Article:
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Abbvie Hep C drug gains FDA approval

Published on 22/12/14 at 10:22am
Abbvie stock rose 1% after the FDA announcement

Abbvie has gained sign-off for its rival treatment to challenge Gilead’s dominance of the growing market for new hepatitis C medicines.

The FDA has accepted Abbvie’s application for Viekira Pak, an oral combination treatment for patients with chronic genotype 1 (GT1) hepatitis C, including those with liver damage.

Viekira Pak (dasabuvir), contains three drugs (ombitasvir, paritaprevir and ritonavir), with three different mechanisms of action that work together to attack the virus. In Phase III trials Viekira Pak cured more than 95% of people GT1 hep C, which affects more than 70% of all people with the disease.

It has been recommended with or without the generic hepatitis drug ribavirin. It is also approved for people with hep C and HIV who have had a liver transplant.


Abbvie has priced its drug more modestly than Gilead’s Harvoni (sofosbuvir and ledipasvir). The Viekira Pak will cost $83,319 for a 12-week course of treatment; 12% cheaper than the $94,500 cost for Harvoni for the same treatment length. However Gilead estimates that some patients only need to take Harvoni for eight weeks, which reduces the per-pill cost to $63,000.

Abbvie may struggle by comparison to the Gilead drugs on compliance. The Viekira Pak regimen involves three pills in the morning and one at night, and six tablets if taken with ribavirin. This compares with once-daily Harvoni, which has similar cure rates.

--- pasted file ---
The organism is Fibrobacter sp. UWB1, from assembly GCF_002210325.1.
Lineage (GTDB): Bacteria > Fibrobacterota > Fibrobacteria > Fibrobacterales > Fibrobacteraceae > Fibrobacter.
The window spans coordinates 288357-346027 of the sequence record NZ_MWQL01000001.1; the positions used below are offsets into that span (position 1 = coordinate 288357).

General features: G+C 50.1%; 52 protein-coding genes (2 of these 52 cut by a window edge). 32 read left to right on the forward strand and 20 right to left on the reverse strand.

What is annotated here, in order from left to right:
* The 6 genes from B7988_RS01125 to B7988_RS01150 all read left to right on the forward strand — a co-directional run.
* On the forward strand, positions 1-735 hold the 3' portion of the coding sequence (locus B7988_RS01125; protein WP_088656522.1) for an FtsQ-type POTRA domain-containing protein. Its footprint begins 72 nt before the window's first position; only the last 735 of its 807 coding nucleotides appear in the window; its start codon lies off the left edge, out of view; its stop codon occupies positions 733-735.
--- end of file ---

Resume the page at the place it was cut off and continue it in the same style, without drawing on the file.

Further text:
Analysts predict Gilead, who launched Harvoni in December, will retain the majority of the market for new hepatitis C treatments, which is estimated to be worth $15 billion in 2015.

Pricing deals

But Abbvie has moved to guarantee a more secure market share by negotiating directly with the largest US pharmacy benefits provider.  Express Scripts, a vocal critic of Gilead’s pricing, has signed an unprecedented pact with Abbvie to provide Viekira Pak exclusively to patients at a discounted cost – to the exclusion of Gilead’s drugs.

In exchange for the discount Express Script will put no limitations on the extent of liver damage patients must have before receiving treatment. Primary care doctors will be able to prescribe Viekira Pak as well as specialists, further broadening the market.

Abbvie chief executive Richard Gonzalez says: "We are proud of the work of our research and development organization to bring this important therapy, offering high cure rates, to patients with hepatitis C. We believe appropriate patients, regardless of their fibrosis stage, should have broad market access to Viekira Pak, and we are committed to supporting access to this therapy.”

The FDA’s decision triggered a $75 million milestone payment by Abbvie to Enanta Pharmaceuticals, who developed Viekira Pak, bringing the total payments from AbbVie to Enanta to $227 million.

In Europe, the EMA has granted positive opinions for VIEKIRAX (ombitasvir/paritaprevir/ritonavir) and EXVIERA (dasabuvir) for the treatment of chronic hepatitis C. A final decision expected in early 2015.

Lilian Anekwe

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